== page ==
Our Global Health research project is not alone in sometimes privileging academic knowledge production.Footnote 16 We argue that this is indeed what most Global Health research projects do, and which also allows the projects to have measurable ‘impacts’ within the project time frames. While it is not our intention to offer a universal epistemological taxonomy of Global Health, we do argue that a substantial part of Global Health research adheres to a positivist epistemology. Following this epistemology, sophisticated research designs are applied to distil ‘data’ from Global Health’s ‘fields’ with as little distortion as possible. The researchers themselves are deemed (and ought) to be objective and purely work as blinded operators of their research designs and software packages. Only when these procedures fulfil the highest norms of validity and precision, objective truths can be ‘found’. These truths, for instance about the performance of a Global Health intervention, are subsequently published in the scientific literature and the assumption is that others may then use the same intervention in a different Global Health setting. These systemic aspects can be summarised with terms like replication and (empirical) generalisability and they are not reserved for positivist Global Health research practices only. Constructivist research practices within Global Health equally assume a theoretical generalisability to some extent. Such studies work through an inductive logic that argues that ‘patterns’ or ‘mechanisms’ can be distilled from studying empirical phenomena, and that these understandings – albeit constructions – are supposed to have some validity at a different place as well. Which still leaves Global Health prone to parachutic research practices.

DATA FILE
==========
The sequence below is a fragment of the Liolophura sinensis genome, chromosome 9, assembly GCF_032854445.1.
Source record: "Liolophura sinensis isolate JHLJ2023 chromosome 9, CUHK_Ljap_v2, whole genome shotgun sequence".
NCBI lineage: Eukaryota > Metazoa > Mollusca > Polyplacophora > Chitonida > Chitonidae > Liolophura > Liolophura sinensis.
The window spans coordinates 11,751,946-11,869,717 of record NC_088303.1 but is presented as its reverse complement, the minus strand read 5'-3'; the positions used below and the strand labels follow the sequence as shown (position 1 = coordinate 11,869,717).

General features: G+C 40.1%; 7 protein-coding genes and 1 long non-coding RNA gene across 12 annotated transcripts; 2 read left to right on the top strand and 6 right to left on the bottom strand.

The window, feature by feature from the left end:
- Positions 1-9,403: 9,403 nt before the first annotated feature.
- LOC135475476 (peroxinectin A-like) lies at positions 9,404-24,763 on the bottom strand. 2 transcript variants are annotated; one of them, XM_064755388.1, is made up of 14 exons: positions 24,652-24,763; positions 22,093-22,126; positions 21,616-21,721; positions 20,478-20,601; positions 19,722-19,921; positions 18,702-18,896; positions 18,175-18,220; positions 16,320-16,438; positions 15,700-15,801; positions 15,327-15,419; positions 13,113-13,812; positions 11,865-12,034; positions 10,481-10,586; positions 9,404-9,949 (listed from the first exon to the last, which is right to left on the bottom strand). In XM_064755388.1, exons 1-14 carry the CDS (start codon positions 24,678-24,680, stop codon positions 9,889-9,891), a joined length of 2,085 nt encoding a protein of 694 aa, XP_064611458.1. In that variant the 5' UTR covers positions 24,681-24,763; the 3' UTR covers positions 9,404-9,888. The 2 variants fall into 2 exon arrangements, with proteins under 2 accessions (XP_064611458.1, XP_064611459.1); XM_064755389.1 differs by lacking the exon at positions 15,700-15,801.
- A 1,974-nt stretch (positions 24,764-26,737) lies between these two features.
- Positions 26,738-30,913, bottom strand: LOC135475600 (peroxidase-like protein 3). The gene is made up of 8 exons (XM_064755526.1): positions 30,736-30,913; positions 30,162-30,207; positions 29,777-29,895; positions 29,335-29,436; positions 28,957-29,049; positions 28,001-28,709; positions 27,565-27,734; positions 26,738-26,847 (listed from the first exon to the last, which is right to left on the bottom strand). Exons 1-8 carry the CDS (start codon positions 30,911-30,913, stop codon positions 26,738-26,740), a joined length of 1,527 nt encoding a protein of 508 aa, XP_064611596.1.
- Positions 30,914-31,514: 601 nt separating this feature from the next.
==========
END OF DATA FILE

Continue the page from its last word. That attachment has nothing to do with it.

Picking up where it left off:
Discussion and conclusion
In the introduction of this paper, we positioned Robert’s unease regarding ‘good’ Global Health scholarship within a wider dispute over Global Health’s intentions and achievements. Particularly, we argued that we may understand this normative dispute better by analysing moments of disconcertment that occurred in Robert’s work as Global Health scholar. By collectively analysing three auto-ethnographic vignettes from Robert’s fieldwork, we sought to interrogate Global Health’s normative agendas and offer a personalised, situated, and reflexive account of how such agendas work out in practice. The analysis, and the conclusions we present, are very much situated in Robert’s personal disconcertment. Nevertheless, and looking at the literature that critiques Global Health, we argue that Robert’s disconcertment provides insight into dynamics that are recognisable to other actors within Global Health. Therefore, we want to translate the analysis of this paper into a set of areas and elements to be aware of when working in Global Health. That is not to say that Robert’s disconcertment is universally true or generalisable: instead, it allowed us to construct insight into more systemic characteristics of Global Health. To be precise, our analysis shows three overarching ‘systemic’ imperatives to being a ‘good’Footnote 17 Global Health scholar: